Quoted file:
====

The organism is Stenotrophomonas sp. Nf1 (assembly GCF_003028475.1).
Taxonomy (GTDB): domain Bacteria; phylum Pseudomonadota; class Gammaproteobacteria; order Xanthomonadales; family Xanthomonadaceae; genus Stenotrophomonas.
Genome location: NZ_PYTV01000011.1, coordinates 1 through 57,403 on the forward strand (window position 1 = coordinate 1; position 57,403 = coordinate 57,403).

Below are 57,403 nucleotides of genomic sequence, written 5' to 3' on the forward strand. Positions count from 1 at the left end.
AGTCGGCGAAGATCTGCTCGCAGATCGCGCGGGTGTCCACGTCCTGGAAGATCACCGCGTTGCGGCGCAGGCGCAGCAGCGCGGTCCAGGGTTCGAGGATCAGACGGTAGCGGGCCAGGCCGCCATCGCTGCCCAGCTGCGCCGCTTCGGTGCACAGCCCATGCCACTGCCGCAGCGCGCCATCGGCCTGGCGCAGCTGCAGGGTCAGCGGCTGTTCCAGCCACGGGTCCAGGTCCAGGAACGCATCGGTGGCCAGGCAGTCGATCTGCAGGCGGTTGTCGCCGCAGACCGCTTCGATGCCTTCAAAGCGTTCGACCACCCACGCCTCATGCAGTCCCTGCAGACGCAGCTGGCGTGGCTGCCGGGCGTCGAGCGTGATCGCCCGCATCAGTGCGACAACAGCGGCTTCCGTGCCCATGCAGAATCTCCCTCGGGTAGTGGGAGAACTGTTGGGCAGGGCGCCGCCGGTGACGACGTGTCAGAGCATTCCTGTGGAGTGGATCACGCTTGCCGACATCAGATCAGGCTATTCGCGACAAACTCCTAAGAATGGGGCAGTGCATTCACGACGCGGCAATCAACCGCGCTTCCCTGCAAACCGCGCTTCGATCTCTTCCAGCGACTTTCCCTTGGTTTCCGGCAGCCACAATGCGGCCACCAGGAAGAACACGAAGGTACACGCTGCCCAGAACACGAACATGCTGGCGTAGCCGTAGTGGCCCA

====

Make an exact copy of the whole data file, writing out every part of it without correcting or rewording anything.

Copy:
The organism is Stenotrophomonas sp. Nf1 (assembly GCF_003028475.1).
Taxonomy (GTDB): domain Bacteria; phylum Pseudomonadota; class Gammaproteobacteria; order Xanthomonadales; family Xanthomonadaceae; genus Stenotrophomonas.
Genome location: NZ_PYTV01000011.1, coordinates 1 through 57,403 on the forward strand (window position 1 = coordinate 1; position 57,403 = coordinate 57,403).

Below are 57,403 nucleotides of genomic sequence, written 5' to 3' on the forward strand. Positions count from 1 at the left end.
AGTCGGCGAAGATCTGCTCGCAGATCGCGCGGGTGTCCACGTCCTGGAAGATCACCGCGTTGCGGCGCAGGCGCAGCAGCGCGGTCCAGGGTTCGAGGATCAGACGGTAGCGGGCCAGGCCGCCATCGCTGCCCAGCTGCGCCGCTTCGGTGCACAGCCCATGCCACTGCCGCAGCGCGCCATCGGCCTGGCGCAGCTGCAGGGTCAGCGGCTGTTCCAGCCACGGGTCCAGGTCCAGGAACGCATCGGTGGCCAGGCAGTCGATCTGCAGGCGGTTGTCGCCGCAGACCGCTTCGATGCCTTCAAAGCGTTCGACCACCCACGCCTCATGCAGTCCCTGCAGACGCAGCTGGCGTGGCTGCCGGGCGTCGAGCGTGATCGCCCGCATCAGTGCGACAACAGCGGCTTCCGTGCCCATGCAGAATCTCCCTCGGGTAGTGGGAGAACTGTTGGGCAGGGCGCCGCCGGTGACGACGTGTCAGAGCATTCCTGTGGAGTGGATCACGCTTGCCGACATCAGATCAGGCTATTCGCGACAAACTCCTAAGAATGGGGCAGTGCATTCACGACGCGGCAATCAACCGCGCTTCCCTGCAAACCGCGCTTCGATCTCTTCCAGCGACTTTCCCTTGGTTTCCGGCAGCCACAATGCGGCCACCAGGAAGAACACGAAGGTACACGCTGCCCAGAACACGAACATGCTGGCGTAGCCGTAGTGGCCCA